- Ignore broken pairs: When ticked, reads from broken pairs are ignored. Broken pairs may arise for a number of reasons, one being erroneous mapping of the reads. In general, variants based on broken pair reads are likely to be less reliable, so ignoring them may reduce the number of spurious variants called. However, broken pairs may also arise for biological reasons (e.g. due to structural variants) and if they are ignored some true variants may go undetected. Please note that ignored broken pair reads will not be considered for any non-specific match filters.
- Non-specific match filter: Non-specific matches are likely to come from repeat region whose exact mapping location is uncertain. In general, variants based on non-specific matches are likely to be less reliable. However, as there are regions in the genome that are entirely perfect repeats, ignoring non-specific matches may have the effect that true variants go undetected in these regions.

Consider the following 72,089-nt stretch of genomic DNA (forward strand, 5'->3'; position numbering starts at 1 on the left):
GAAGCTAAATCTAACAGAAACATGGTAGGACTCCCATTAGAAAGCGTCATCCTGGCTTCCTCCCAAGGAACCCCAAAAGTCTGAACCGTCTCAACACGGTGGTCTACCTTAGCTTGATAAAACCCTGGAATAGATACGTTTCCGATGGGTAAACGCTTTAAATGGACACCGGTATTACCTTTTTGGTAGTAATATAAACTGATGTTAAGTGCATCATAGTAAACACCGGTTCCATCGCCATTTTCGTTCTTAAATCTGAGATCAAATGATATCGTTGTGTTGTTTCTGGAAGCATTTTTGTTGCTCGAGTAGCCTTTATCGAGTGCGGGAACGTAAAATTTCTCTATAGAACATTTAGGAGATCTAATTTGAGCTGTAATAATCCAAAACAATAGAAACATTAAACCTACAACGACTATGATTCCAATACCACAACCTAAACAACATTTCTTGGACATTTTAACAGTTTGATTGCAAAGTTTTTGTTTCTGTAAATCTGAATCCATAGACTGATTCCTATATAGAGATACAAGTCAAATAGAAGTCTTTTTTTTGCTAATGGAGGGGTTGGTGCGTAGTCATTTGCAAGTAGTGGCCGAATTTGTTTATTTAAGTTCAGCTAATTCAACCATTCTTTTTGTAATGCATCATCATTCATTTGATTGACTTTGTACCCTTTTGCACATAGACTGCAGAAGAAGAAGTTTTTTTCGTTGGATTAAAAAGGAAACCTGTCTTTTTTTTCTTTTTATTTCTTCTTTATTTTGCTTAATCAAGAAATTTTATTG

There are three options for specifying to which 'extent' the non-specific matches should be ignored:
- 'No': they are not ignored.
- 'Reads': they are ignored.
- 'Region': when this option is chosen no variants are called in regions covered by at least one non-specific match. In this case, the minimum length of reads that are allowed to trigger this effect has to be stated, as really short reads will usually be non-specific even if they do not stem from repeat regions.